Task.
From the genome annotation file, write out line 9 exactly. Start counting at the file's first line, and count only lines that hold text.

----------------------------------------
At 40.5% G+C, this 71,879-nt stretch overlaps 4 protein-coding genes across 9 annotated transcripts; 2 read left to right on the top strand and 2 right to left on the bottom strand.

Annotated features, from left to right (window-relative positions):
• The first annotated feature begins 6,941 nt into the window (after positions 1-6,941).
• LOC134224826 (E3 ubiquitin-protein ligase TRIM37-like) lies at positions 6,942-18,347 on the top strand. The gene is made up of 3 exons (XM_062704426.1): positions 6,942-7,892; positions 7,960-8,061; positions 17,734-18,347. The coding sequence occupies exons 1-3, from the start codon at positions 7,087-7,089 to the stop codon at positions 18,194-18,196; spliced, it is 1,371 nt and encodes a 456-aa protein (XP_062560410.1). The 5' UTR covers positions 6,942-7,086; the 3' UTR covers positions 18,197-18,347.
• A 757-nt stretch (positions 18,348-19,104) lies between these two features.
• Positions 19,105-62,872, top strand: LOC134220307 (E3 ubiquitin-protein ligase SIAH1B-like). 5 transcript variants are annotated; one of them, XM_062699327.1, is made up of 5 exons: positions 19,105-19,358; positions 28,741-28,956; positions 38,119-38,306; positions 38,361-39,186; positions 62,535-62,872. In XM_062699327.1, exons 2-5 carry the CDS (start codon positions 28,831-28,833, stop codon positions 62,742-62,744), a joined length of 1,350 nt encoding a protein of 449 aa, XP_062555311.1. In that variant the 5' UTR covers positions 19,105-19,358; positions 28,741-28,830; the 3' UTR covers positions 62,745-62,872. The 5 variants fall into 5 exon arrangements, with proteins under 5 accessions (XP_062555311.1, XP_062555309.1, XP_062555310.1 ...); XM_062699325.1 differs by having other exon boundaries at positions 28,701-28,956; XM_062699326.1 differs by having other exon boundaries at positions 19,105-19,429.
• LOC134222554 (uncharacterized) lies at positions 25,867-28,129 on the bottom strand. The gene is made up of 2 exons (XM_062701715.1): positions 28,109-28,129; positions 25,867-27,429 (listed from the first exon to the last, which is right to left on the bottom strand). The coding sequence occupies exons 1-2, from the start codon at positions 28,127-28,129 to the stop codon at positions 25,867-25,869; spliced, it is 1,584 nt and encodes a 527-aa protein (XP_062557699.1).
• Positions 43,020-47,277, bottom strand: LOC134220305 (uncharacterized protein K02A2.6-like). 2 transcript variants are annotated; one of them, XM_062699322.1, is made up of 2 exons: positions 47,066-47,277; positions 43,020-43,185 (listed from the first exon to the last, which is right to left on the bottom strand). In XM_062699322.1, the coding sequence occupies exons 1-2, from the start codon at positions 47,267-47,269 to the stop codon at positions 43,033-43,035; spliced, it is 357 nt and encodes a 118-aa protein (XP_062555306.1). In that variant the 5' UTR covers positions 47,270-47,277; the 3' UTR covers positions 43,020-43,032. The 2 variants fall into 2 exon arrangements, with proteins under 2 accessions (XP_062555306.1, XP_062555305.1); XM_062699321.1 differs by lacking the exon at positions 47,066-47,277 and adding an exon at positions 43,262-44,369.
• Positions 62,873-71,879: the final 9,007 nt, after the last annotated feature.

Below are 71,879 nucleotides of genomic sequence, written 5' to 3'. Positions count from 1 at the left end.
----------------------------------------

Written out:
• Positions 62,873-71,879: the final 9,007 nt, after the last annotated feature.